With the new TT, Audi’s challenge was to successfully update the iconic shape of the radical original model, launched in 1998.
The new car is wider and longer and incorporates Audi’s distinctive new grille – as introduced on its other models in recent years.
The Z4 Coupe is the latest iteration of the much talked about design philosophy of controversial BMW chief designer Chris Bangle.
It builds on the aggressive, long-bonneted styling of the Z4 Roadster, with the addition of a sloping hard-topped glass-house and a rear tailgate opening to an expanded luggage area.
The TT range starts with a 147kW direct-injection turbocharged four-cylinder engine while the top model will be the quattro permanent all-wheel drive version powered by a 3.2-litre V6 pushing out 184 kW.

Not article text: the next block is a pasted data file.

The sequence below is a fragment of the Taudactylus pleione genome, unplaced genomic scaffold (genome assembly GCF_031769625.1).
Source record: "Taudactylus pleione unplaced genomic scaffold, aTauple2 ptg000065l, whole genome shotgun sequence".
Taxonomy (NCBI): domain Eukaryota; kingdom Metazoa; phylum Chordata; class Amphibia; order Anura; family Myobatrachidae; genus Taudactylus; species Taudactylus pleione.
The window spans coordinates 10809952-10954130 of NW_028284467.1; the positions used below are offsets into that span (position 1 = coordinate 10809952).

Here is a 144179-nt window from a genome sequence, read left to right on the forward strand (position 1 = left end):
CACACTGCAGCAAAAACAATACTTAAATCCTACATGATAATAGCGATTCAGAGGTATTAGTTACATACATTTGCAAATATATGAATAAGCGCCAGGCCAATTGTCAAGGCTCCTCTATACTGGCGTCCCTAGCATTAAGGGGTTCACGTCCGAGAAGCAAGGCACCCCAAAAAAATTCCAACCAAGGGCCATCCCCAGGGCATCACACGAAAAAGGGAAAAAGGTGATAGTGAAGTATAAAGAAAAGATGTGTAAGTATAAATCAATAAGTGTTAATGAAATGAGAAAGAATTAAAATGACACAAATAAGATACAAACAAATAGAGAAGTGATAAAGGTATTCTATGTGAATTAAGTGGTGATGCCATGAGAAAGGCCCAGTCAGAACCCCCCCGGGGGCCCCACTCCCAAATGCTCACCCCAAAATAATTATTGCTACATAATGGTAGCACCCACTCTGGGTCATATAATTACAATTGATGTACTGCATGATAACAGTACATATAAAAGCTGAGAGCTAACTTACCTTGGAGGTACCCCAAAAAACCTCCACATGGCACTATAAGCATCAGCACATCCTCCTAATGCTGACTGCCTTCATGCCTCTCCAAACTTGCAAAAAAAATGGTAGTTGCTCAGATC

On the BMW stand, the Z4 Coupe will offer a 3.0-litre straight-six producing 195kW, while the M version ups the ante with a 3.2-litre 252kW engine shared with the famed BMW M3.
The TT is constructed using an innovative ASF Space Frame that combines aluminium components at the front with metal components at the rear.
The result is better weight distribution which, combined with a wider track and new transverse-link front and four-link rear suspension, is designed to give the TT improved handling.
BMW says the Z4 Coupe has perfect 50/50 front/rear weight distribution and is only slightly heavier than the roadster version thanks to an aluminium bonnet and the use of high-strength steel.
Technical highlights of the TT include a magnetic ride damping system, electrically retractable rear spoiler and adaptive xenon cornering lights.
The Z4 Coupe features standard Dynamic Stability Control and traction control systems, while the M Coupe version adds a differential lock and 18-inch high-performance compound brake system.